A senior Tory MP, who has accepted a £120,000-a-year directorship from the Harrods owner Mohamed Al Fayed, is facing moves by furious party activists in his constituency to have him sacked.
Conservative Central Office is giving its discreet backing to the plan to deselect Charles Wardle amid fears that his link with Mr Fayed will revive the spectre of "Tory sleaze". Allegations by the Harrods boss about Tory MPs being prepared to take "cash for questions" seriously damaged John Major's government.
Ironically, Mr Wardle turned down Mr Fayed's request for a British passport when he was a Home Office minister in 1993. His surprise decision this week to become a director of Harrods has angered some Tory MPs and party members in his Bexhill and Battle constituency. His local critics are angry that the 60-year-old MP made no mention, when he was reselected to fight the next general election in January, that he had been talking to Mr Fayed about the job since last summer. They say the local party was presented with a "fait accompli" when Mr Wardle told it about his new post last month, and reject his claims that it had been fully informed.
The move to oust him is revealed in a letter to The Independent today by Alistair Birrell, who was, until recently, the chairman of the Bexhill and Battle Tory association.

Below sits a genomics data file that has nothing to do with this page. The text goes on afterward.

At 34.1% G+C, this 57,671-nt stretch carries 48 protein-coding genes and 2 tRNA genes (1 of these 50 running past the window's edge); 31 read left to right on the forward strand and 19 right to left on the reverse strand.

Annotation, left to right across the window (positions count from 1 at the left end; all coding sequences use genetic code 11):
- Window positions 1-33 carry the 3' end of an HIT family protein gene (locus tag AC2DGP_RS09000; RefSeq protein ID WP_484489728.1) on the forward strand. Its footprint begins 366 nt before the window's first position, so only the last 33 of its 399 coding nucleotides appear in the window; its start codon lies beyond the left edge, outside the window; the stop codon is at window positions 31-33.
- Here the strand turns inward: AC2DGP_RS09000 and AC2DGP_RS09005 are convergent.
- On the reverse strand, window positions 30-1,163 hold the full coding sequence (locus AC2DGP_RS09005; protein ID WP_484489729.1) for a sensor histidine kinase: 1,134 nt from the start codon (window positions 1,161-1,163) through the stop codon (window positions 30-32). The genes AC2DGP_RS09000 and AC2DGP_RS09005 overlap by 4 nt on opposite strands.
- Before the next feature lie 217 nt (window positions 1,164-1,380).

He calls on Mr Wardle to agree to stand for re-selection again. Mr Birrell said: "This would give members the opportunity to endorse - or otherwise - Mr Wardle's directorship of Harrods, which has come under fire not only from a number of newspapers but, as I am constantly being told on the telephone, from many members of the association". A senior Conservative source at Westminster said: "We will let democracy take its course at local level." A Tory MP added: "Charles Wardle has upset a lot of his colleagues at Westminster. It is astonishing that he could take this post. It lets Labour off the hook over packing the House of Lords with 'Tony's cronies' and allows it to point to Tory sleaze."
Mr Wardle, who was not available for comment last night, has insisted his new post was cleared with Tory whips and Elizabeth Filkin, Parliament's anti-sleaze watchdog, and said that the feedback from local party activists had been "supportive." Mr Wardle has said: "I will not be required or requested to promote, ask questions, make speeches, or otherwise represent or lobby in Parliament, Mohamed Fayed's private or business interests or those of his family."